You might have a ‘secondary’ machine that you would test a new update on (Operating System or even Application!) and if it passed muster, didn’t crash, and added something that you didn’t already have (or really wanted) then you would take the plunge and install it on your main system(s). If you weren’t blessed with a ‘Testbed’ Computer, then you scoured the Trade Mags for info and talked with other users about their experience to see if it was worth installing or not. But sometimes you just had to take the plunge because you really, really wanted some new feature that was available.

And every time I did the last thing I always got bitten where the sun doesn’t shine…

I’m telling you this as a bit of a warning, since I’ve been testing the latest MacOS (10.15, a.k.a ‘Catalina’).

If you’re doing Music Creation or Production you seriously need to wait a bit before upgrading your main machine.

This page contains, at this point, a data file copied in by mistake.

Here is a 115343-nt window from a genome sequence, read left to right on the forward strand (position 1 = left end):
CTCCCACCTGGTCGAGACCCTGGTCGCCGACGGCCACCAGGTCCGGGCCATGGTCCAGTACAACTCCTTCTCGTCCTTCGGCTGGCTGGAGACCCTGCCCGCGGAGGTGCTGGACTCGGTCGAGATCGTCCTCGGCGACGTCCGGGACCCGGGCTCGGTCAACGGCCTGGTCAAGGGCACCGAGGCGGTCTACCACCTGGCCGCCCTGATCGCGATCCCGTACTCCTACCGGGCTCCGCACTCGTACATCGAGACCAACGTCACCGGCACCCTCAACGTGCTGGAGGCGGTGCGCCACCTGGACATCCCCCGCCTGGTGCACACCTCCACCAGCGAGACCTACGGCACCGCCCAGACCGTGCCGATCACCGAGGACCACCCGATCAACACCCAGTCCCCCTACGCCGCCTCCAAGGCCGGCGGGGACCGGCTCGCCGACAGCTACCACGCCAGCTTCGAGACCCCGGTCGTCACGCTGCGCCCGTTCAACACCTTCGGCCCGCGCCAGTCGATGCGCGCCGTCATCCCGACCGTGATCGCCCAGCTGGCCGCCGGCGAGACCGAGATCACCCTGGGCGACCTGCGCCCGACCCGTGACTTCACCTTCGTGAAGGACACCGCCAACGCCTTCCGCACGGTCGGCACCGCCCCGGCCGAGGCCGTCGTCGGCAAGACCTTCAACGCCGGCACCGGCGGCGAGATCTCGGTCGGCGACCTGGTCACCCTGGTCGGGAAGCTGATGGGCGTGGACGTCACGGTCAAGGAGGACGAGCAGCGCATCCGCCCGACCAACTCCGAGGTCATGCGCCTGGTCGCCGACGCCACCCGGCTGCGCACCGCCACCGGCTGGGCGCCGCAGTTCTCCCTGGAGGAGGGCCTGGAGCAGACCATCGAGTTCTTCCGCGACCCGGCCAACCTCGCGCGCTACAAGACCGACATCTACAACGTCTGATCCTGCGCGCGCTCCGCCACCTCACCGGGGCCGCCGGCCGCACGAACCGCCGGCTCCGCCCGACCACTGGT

Let me say that one more time: Don’t upgrade to Catalina when it’s first released in October!

But why?

The 64-bit requirement is probably the biggest issue.

“A-ha!” You might say. “All of my software has been 64-bit compatible for years! I’m taking the plunge…”

I thought that too – and then I did a bit of digging…

You see, even though the software might be 64-bit compatible some of the embedded libraries it relies on are still 32-bit.

I’ve seen this in nearly every DAW I’ve checked and many other music/media Apps too. The culprits are usually Propellerheads’ ReWire or QuickTime-related, but there are others too…

And until they are updated or worked around, NONE of them will function properly in 10.15.

Some examples: As of this writing ProTools won’t even launch on any of my machines running Catalina. Ableton dropped a note saying that Live 9 is not and will never be 10.15 compatible (meaning you’ll have to upgrade to 10 when they get the fix done for it). Reaper seems stable but I’ve had issues I’ve never seen before. I’ve read blurbs from many other Music Software companies with similar problems running 10.15.

Some further lurking revealed that Apple’s own Final Cut Pro, Motion, Numbers, Pages, and Keynote are still showing incompatibility with Catalina! These will be fixed before launch certainly, but talk about waiting until the last minute…

What about Plugins?